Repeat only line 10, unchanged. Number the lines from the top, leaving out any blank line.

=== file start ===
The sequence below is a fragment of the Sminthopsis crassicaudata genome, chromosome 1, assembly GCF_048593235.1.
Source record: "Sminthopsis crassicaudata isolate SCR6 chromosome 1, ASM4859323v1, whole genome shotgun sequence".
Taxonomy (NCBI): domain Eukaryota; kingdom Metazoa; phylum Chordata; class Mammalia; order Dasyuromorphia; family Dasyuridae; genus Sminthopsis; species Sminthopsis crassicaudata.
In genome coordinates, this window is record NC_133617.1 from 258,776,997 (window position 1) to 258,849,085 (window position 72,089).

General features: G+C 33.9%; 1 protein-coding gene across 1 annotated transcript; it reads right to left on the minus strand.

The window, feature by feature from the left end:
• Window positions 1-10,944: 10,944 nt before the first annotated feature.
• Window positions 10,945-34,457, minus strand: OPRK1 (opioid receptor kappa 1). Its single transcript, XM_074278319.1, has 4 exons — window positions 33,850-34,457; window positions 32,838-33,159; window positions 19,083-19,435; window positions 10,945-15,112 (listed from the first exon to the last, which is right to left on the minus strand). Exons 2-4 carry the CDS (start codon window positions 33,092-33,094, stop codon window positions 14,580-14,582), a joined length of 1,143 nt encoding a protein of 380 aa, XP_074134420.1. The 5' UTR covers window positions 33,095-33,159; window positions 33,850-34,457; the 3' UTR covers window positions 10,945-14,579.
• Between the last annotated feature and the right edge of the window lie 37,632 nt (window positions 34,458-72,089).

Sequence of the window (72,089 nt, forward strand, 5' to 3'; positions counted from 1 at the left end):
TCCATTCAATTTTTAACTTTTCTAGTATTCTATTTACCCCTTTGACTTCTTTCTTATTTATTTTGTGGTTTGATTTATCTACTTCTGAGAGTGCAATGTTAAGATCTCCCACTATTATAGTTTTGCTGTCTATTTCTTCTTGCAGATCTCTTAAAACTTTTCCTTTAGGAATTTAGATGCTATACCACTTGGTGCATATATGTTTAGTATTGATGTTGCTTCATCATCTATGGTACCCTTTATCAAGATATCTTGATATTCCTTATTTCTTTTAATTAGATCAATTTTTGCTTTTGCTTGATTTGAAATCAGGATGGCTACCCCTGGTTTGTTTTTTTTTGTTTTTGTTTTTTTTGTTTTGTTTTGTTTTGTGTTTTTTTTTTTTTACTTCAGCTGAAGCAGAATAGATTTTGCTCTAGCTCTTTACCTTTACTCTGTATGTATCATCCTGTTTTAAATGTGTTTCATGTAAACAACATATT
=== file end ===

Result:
Sequence of the window (72,089 nt, forward strand, 5' to 3'; positions counted from 1 at the left end):